Tuesday, April 29, 2014

Unofficial Harry Potter Knits Review: Dragon's Egg Socks

I can't remember exactly when I technically began this project, but I can tell you that it took me roughly 3ish months to finally get the yarn spun for this project. As many of you know, I'm usually a busy person, so getting 500+ yards of a 2-ply lace weight yarn finished in a timely manner isn't feasible. But it's done. You can read about my troubles getting the gauge correct here.

I had been dreaming of these socks for a while, basically since I first saw them in July 2013 while visiting the States. I usually tend to buy knitting magazines when I know that I'll make at least 10-15% of the projects. That brings the price per pattern into the 'reasonable' range. The Unofficial Harry Potter Knits magazine contained about 6-7 projects I really wanted to work on, which came down to about 40% of the patterns in the magazine. The Dragon Egg socks probably would have been my first project if I already had the right yarn and yardage. It turned out to be my second project from this magazine (the Gray Lady cloak being my first), but I'll talk about that other project later. I'm warming up to it.

First, I'll say that what really got me interested in these socks was the fact that they were unisex. I may look very girly, but I'm not super big into girly things like lace (let's not talk about the lace cloak). The pattern had texture and interesting combinations of stitch patterns, but they weren't overtly feminine--a good thing in a unisex sock! The stitches also seemed like they would hold up to my kind of wear and tear. The directions were easy to follow, the stitches themselves weren't anything new, and it seemed like this was a great pattern to use to break away from the standard stockinette stitch or ribbed socks. And I was right.


Now, let's talk about bobbles. Apparently, not all bobbles look good with certain yarn/needle combos. My bobbles look funny. I've understood the concept of how to make bobbles for a while now, but this was actually the first time I have made bobbles. I'm not really a fan of them. In fact, in combination with the first chart, the dragon's egg chart, I think they look awful. I almost wish I could just knit my second sock without the dragon's egg chart. The sock bulges at that point and makes the sock look strange. I know I haven't blocked it yet, but I can't imagine it will smooth out too much...but wool can be amazing. We'll see after they're both washed and blocked.


The heel is probably one of my favorite sections of this sock. That's boring, I know. It's a slip stitch heel so it's more durable that a stockinette heel, and because of the slipping of stitches, it has less elasticity than a ribbed heel. I'm convinced that I won't have droopy heel syndrome with these socks, and I'm fairly certain that these heels will last forever. I'm still that obnoxious kid who never unties her shoes before taking them off; a durable heel is key for me.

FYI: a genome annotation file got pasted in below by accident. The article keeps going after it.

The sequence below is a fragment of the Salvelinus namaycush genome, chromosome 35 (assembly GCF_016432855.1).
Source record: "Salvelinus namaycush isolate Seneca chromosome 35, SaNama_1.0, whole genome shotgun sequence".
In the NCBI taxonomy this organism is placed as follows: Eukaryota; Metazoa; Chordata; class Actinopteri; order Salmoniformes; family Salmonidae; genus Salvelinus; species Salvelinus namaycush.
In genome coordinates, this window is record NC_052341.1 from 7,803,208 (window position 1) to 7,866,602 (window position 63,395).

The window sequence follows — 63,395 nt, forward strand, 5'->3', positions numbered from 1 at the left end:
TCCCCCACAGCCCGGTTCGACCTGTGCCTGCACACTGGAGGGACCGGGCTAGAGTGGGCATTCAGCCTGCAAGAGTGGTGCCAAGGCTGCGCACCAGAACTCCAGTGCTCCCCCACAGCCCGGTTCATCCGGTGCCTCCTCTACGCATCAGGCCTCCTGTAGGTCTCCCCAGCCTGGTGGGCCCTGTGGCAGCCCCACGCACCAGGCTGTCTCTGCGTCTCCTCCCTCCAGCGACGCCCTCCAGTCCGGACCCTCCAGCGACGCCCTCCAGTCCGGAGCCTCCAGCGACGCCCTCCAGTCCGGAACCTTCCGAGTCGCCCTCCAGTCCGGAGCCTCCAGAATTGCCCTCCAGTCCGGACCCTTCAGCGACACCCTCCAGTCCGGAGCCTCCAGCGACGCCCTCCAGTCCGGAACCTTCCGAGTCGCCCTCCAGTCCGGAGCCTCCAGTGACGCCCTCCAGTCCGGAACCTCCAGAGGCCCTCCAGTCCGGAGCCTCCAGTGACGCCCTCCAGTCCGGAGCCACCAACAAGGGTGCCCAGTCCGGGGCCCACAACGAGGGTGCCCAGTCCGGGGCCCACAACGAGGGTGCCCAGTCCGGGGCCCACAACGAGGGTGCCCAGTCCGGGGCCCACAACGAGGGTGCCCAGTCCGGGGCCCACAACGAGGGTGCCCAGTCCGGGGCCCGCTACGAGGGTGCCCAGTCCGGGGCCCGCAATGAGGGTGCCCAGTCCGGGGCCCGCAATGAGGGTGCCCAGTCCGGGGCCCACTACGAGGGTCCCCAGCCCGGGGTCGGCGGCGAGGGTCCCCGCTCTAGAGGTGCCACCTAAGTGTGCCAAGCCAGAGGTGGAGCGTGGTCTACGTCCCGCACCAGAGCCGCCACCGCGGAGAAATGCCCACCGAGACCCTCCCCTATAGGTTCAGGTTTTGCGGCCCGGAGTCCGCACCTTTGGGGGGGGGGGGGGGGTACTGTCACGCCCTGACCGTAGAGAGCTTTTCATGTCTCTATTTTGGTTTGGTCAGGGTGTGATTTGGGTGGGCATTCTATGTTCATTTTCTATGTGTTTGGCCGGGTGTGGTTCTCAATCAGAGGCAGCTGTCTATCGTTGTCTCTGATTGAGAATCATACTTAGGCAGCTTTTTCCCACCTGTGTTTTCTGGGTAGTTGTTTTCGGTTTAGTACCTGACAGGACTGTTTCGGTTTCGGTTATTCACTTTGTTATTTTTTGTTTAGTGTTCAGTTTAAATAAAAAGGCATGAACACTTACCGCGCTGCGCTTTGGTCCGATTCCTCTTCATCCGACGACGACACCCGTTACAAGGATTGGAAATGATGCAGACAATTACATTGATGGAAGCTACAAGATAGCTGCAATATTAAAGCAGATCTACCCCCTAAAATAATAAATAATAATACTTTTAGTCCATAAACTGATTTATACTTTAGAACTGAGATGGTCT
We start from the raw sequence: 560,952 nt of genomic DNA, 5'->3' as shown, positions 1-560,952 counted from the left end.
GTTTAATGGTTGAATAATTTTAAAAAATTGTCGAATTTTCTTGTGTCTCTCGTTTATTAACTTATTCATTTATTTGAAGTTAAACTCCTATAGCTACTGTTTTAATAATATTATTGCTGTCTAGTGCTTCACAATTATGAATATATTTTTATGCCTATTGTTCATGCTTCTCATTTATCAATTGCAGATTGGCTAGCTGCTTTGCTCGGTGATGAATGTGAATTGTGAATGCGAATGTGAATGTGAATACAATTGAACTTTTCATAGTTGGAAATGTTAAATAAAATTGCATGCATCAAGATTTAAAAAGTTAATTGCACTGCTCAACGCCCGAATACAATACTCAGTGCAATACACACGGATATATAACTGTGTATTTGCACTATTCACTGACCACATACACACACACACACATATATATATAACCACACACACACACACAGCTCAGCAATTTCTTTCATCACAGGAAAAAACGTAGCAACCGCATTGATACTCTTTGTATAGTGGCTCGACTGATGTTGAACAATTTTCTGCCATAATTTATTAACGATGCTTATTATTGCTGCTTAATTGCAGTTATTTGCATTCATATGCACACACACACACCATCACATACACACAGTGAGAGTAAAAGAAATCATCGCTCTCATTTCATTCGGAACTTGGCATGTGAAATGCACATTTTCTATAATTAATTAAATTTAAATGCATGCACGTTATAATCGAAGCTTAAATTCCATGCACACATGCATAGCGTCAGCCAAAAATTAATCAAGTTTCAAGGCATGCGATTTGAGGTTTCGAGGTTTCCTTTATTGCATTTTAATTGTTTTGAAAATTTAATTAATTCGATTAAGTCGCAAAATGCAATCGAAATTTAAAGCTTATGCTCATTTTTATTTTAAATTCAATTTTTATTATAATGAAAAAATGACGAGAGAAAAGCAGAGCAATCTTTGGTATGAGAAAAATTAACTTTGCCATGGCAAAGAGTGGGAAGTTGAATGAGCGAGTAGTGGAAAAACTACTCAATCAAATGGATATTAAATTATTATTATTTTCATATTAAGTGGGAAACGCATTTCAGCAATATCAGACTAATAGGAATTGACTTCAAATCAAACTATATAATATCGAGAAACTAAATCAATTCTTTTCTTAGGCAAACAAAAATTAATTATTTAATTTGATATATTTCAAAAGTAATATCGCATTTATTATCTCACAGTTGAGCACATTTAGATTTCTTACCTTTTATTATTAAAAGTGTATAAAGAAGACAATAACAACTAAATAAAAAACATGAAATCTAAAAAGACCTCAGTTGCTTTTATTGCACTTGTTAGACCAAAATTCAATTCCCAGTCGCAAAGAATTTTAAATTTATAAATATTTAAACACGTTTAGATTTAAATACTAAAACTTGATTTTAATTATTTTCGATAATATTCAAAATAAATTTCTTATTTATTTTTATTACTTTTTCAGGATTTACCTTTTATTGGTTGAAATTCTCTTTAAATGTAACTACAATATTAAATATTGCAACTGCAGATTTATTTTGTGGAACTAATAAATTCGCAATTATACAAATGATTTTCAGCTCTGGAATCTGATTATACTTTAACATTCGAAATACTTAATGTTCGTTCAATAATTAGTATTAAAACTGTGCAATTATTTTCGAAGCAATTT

Last, let's focus on the top-side (Quidditch) pattern after the heel is finished. Remember how I said these are unisex socks? Well, it would probably be better to call these 'socks for the average male foot and for the above average female foot.' Okay, so it also gives the dimensions in the pattern. For the smallest size (ie, the woman's size), knit the Quidditch pattern until the sole length measures 8 inches, or 2 inches smaller than the actual size of the foot. I don't have very large feet (in fact they've shrunk after so much martial arts training and long distance running), so my sock needs to be at 7 inches by the time I begin the decreases for the toe shaping. The Quidditch pattern is (in)conveniently 2 inches long for the whole repeat. Well, poo. My short foot means that I'll have to cut the Quidditch pattern short and in an awkward spot. In the end, I decided to just start knitting the whole rest of the foot in stockinette and decrease when it got to 7 inches. The model has a nice finish where the pattern transitions into toe, but mine has this strange extra bit of nothingness. I guess it looks okay, but now I doubt my decision to just stop the pattern. Perhaps I could have made up something? I'll think about that if I make these again.



Overall, I really liked this pattern. I was never confused for a moment during any of the written or charted instructions. I've made only a couple of pairs of socks, so I'd say that this could easily be a great sock pattern for anyone in my boat. However, I would change a couple of things. I would definitely make these socks again without the dragon egg chart, but I would also add another repeat of the Quidditch chart to keep it at the longer length. I would also devise a truncated version of the Quidditch chart for the last repeat near the toe...perhaps I'd make mini broomsticks or mini snitches. Or something less intricate.


Now, before you tell me I should make both socks and wash/block them before I write a review, I wanted to say that this is the point which makes or breaks a pair of socks. I want to make the second one, but I have serious doubts about my first sock. It looks nice when I try the sock on, but will the dragon egg chart get saggy on my calf? Now is the time to make decisions about whether to make the second one and see how well it turns out after washing and blocking, or to take the first one apart and start over with something you might like better. I'm hesitant, but I'm confident that wool keeps it's shape well while being worn all day. I'm going to make sock #2 just like sock #1. And if I don't like how they wear after actually putting some mileage on them, I'll ask the internet how to remove the cast on edge of a sock and replace it with something else. Because I thought of it, it must exist, right? That's the law of internet information.